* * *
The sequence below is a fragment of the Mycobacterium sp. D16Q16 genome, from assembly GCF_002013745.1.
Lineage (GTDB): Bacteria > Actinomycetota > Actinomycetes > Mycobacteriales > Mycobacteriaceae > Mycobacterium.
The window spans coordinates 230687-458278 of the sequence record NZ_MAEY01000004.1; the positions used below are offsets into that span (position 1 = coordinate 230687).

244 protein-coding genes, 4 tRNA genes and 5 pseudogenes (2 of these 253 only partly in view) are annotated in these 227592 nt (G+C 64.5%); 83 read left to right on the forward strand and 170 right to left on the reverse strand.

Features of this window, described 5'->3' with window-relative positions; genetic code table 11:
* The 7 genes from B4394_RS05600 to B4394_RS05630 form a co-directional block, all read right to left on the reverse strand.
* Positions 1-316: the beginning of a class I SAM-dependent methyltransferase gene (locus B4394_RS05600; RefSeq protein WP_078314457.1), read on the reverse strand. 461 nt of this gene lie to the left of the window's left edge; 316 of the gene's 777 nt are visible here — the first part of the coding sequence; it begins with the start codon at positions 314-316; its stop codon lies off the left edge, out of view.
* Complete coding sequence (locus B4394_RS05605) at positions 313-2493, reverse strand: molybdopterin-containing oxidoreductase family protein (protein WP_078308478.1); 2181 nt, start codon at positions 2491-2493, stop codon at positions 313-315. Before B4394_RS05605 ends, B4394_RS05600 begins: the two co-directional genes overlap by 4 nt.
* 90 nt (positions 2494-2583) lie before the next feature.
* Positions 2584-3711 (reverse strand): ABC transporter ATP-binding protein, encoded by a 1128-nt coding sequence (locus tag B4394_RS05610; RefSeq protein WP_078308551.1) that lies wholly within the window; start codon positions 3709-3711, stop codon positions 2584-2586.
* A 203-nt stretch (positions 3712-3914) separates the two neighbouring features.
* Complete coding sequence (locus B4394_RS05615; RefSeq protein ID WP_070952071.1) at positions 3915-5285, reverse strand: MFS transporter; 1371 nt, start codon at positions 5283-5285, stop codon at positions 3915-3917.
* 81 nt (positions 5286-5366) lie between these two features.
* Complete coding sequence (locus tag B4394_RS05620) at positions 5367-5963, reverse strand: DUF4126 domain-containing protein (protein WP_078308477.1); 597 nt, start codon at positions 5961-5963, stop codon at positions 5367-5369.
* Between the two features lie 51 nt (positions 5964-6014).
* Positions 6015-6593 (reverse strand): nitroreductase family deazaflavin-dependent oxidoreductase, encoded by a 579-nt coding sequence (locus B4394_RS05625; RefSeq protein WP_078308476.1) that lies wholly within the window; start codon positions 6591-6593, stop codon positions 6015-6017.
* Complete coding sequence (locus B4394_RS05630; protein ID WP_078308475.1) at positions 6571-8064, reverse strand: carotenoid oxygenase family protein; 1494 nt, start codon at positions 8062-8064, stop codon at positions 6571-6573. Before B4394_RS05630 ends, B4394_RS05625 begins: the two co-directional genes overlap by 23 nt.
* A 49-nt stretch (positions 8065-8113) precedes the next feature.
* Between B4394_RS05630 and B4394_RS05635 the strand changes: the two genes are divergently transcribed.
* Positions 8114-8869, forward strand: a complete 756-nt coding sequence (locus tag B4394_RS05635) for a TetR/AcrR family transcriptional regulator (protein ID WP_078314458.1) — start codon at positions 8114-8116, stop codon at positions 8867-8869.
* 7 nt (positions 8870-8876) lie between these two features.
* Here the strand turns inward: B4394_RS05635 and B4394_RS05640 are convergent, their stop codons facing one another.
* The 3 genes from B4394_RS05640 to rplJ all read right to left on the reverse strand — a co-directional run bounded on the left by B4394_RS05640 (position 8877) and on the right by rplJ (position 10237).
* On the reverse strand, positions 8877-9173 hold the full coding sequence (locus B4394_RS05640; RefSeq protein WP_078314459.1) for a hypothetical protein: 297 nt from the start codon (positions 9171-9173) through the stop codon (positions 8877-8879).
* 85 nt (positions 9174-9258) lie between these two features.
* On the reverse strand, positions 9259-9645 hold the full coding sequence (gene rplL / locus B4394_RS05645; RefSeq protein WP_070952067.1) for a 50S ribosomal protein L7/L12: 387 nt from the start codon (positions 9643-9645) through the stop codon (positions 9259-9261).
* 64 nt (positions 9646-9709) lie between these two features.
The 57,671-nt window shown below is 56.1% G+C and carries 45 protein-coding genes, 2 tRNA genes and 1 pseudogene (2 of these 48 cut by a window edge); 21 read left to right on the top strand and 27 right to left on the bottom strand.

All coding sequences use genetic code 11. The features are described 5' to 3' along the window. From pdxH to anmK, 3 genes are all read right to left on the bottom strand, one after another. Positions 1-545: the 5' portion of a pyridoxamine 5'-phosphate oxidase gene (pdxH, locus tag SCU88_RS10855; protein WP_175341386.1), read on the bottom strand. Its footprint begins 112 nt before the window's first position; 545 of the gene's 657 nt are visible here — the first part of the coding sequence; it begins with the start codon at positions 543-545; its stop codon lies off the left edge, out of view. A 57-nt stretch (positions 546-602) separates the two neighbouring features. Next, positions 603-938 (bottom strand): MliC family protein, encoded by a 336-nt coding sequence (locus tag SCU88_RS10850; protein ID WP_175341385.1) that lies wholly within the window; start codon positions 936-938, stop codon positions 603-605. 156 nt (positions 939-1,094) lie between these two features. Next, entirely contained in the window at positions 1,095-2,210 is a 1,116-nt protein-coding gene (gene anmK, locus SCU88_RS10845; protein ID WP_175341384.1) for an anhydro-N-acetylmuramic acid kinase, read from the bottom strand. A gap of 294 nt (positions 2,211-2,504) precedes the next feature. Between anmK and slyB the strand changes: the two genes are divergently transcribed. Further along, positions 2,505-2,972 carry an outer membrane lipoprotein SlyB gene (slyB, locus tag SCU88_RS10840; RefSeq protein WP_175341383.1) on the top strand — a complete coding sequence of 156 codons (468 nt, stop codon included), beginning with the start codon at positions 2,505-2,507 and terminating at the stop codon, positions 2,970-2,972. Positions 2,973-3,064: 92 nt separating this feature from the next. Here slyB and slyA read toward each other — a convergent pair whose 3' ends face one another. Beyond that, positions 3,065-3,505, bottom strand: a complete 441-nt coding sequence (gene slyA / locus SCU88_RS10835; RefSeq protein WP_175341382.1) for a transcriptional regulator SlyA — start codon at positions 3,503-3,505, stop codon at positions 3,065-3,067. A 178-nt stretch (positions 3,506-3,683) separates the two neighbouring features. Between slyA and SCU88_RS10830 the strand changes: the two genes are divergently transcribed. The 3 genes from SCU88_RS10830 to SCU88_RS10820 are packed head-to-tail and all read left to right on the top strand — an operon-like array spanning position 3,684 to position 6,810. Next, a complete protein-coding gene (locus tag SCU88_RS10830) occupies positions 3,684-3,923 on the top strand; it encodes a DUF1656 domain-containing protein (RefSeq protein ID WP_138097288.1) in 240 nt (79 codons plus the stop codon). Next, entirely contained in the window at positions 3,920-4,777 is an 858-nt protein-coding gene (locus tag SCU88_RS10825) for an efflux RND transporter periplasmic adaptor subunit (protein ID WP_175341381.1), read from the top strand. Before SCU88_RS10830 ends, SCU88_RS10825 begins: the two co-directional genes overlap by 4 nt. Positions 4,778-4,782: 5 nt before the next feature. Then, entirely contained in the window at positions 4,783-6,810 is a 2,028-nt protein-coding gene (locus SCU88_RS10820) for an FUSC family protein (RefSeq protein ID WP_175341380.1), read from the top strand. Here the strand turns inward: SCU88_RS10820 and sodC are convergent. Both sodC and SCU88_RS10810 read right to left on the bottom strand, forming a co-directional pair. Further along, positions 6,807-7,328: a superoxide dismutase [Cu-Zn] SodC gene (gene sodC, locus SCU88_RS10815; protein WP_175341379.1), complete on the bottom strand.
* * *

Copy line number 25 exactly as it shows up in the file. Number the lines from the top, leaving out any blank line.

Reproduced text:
* 85 nt (positions 9174-9258) lie between these two features.